Why Every Medical Office Should Utilize Interpreters
Firstly, it is unconditionally vital for every medical office to be thoroughly educated on the Americans with Disabilities Act (ADA) laws, which were enacted and passed in 1990. As a medical office, you are considered as a Title III entity, and you are required by the ADA laws to provide Sign Language interpreting services to disabled individuals, which includes Deaf and hard of hearing individuals who use American Sign Language as their primary means of communication.
Here is an excerpt from the ADA’s website:
“Title III prohibits discrimination on the basis of disability in the activities of places of public accommodations (businesses that are generally open to the public and that fall into one of 12 categories listed in the ADA, such as restaurants, movie theaters, schools, daycare facilities, recreation facilities, and doctors’ offices) and requires newly constructed or altered places of public accommodation—as well as commercial facilities (privately owned, nonresidential facilities such as factories, warehouses, or office buildings)—to comply with the ADA Standards.”
In shorter words, by not providing American Sign Language interpreters to the Deaf and hard of hearing individuals who use sign language, you are essentially practicing discrimination and that leaves your business with an open hole for lawsuits. If you go to the ADA’s website and look at their list of enforcement activities, you will see that the list is extraordinarily long! You do not want to become a statistic of businesses that got sued for not providing interpreters. There are many lawyers who specialize solely in the ADA laws.
It is unfortunately common for medical offices to think they can get away with not providing American Sign Language interpreters and they think they are being savvy, when in fact, it is not only illegal and can get your business sued, it is also unethical that you do not make sure your patients do not experience communication and cultural barrier.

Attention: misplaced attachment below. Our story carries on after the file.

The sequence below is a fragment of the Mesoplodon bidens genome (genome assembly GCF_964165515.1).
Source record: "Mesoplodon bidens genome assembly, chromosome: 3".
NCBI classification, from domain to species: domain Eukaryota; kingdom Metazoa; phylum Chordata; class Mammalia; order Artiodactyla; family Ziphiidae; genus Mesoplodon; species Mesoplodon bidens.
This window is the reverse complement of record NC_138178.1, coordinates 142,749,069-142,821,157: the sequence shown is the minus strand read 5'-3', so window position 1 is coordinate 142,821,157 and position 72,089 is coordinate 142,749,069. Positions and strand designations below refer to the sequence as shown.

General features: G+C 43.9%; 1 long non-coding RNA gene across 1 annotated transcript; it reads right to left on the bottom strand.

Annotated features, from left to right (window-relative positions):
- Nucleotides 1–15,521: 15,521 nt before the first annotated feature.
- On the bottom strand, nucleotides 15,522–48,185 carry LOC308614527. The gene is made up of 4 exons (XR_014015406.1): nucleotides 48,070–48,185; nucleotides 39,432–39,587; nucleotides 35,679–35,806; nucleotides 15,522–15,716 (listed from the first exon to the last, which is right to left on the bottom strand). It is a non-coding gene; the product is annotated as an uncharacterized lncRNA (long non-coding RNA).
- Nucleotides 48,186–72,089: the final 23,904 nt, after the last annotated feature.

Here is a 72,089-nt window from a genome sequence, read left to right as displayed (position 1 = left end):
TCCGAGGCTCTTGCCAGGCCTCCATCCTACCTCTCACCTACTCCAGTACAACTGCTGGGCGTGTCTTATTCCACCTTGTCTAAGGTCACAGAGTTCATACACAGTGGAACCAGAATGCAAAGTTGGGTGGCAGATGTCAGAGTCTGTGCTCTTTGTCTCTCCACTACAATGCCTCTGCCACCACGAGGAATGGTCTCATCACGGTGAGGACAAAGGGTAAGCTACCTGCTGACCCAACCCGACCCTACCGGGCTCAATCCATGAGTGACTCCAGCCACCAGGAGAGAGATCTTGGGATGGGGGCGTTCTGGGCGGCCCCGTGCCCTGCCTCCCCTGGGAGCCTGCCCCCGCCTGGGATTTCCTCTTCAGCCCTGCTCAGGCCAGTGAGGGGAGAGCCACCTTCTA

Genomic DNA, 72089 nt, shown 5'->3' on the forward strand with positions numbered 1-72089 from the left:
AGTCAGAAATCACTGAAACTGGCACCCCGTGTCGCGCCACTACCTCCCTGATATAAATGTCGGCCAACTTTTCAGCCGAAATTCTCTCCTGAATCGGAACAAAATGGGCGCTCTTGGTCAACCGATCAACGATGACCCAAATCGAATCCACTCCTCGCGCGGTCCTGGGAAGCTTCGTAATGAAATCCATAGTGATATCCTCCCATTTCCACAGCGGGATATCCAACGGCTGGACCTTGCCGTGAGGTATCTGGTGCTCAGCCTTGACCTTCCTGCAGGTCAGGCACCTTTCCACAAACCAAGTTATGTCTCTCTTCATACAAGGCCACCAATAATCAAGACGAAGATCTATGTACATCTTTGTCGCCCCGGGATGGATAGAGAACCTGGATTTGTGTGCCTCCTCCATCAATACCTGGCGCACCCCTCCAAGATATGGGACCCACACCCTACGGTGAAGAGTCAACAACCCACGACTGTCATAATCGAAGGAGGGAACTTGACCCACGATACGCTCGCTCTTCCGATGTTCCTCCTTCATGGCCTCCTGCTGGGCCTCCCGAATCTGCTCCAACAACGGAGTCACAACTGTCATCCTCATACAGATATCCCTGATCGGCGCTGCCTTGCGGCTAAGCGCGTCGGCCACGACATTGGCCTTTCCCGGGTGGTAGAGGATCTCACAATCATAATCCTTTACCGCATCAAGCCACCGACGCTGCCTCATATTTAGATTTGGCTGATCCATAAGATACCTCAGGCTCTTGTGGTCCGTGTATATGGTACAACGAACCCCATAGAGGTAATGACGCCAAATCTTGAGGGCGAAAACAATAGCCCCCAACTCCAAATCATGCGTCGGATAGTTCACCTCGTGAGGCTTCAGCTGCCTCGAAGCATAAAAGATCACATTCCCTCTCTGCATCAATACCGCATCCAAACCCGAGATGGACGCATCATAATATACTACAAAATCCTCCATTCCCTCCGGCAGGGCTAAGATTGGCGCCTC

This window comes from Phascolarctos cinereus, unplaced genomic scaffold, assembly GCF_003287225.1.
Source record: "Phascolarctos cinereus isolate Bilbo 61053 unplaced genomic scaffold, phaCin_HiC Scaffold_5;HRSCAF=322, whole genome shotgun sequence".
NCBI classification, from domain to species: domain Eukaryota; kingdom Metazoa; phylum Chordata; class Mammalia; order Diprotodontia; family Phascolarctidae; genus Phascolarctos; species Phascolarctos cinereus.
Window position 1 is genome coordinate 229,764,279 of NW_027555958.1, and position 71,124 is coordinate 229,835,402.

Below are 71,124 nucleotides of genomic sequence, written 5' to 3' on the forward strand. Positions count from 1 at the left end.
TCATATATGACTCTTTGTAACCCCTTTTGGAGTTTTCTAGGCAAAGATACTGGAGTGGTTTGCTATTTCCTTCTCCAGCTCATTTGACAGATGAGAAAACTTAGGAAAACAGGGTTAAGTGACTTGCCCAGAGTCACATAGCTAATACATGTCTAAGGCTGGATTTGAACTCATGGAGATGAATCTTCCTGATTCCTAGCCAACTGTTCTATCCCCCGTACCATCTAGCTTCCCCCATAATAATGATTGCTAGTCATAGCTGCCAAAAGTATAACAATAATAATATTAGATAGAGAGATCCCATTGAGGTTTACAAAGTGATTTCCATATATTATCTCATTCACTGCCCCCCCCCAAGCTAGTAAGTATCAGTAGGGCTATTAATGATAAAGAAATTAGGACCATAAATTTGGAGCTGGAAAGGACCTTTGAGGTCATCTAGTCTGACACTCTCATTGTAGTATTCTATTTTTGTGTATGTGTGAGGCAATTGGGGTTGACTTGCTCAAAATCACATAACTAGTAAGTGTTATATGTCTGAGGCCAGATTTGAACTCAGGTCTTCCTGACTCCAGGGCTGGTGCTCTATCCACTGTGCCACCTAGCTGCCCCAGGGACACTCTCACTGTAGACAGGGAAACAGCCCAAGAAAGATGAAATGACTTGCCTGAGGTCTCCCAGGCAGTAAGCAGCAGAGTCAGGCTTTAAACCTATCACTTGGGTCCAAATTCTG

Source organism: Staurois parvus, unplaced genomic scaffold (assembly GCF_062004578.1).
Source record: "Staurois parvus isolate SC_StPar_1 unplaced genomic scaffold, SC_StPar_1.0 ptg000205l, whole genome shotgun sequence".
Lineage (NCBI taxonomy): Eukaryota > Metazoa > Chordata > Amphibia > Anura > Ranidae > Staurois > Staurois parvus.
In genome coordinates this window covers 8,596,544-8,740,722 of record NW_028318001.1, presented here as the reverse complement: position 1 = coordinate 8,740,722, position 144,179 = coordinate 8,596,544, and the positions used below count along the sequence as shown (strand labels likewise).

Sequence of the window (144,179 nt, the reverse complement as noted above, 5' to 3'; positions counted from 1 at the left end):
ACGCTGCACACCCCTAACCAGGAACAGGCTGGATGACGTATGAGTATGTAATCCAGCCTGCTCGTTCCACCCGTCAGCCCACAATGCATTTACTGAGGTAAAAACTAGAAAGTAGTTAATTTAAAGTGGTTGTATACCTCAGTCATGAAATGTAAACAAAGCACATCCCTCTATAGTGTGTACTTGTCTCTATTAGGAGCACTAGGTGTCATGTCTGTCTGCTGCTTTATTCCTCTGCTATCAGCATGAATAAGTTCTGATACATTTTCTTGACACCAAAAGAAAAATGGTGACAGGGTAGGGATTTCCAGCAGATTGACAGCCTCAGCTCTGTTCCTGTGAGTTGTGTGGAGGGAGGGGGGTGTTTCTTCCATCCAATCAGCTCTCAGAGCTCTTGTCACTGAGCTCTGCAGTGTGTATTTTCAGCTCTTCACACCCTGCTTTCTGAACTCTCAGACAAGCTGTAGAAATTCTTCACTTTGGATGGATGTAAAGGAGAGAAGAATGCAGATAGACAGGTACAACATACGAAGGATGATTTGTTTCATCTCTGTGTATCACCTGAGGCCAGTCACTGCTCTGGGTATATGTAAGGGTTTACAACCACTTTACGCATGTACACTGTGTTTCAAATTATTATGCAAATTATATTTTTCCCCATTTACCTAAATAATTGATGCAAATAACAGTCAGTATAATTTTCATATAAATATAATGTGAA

By utilizing American Sign Language interpreters, you are protecting your own business and you are giving your patients whose primary language is not spoken English the best possible experience, which will have positive effects on your business in the long run. It is vital to note that in order to be considered a Sign Language interpreter, you need to have a certification from the Registry of Interpreters for the Deaf or you need to have gone through rigorous educational training. Just because you know some sign language does not make you a qualified Sign Language interpreter.
There are many different agencies that provide interpreting services, including Frederick Interpreting Agency from Frederick, Maryland. Here are some of the services that they provide:
On-Site Interpreting: the Sign Language interpreter will show up at the premises where the communication interactions will take place. This is by far the most effective method as the interpreter will be present with the medical employee and patient in person and the Sign Language interpreter will be able to read the Deaf or hard of hearing person’s facial expressions clearly.
Video Remote Interpreting: this is a great alternative method to On-Site Interpreting, especially if your medical office gets a walk-in patient and won’t have time to walk for an on-site Sign Language interpreter or if your office is located in a rural area where Sign Language interpreters are sacred. All your office will need is a device with a camera and access to the internet. Video Remote Interpreting allows you to utilize Sign Language interpreters on-demand anytime and anywhere.
Virtual Interpreting: basically a combination of On-Site Interpreting and Video Remote Interpreting. Frederick Interpreting Agency will use your preferred video conferencing platform – Zoom, Google Meets, Doxy, Webex, etc. This is a great method for when every party won’t be in the same room.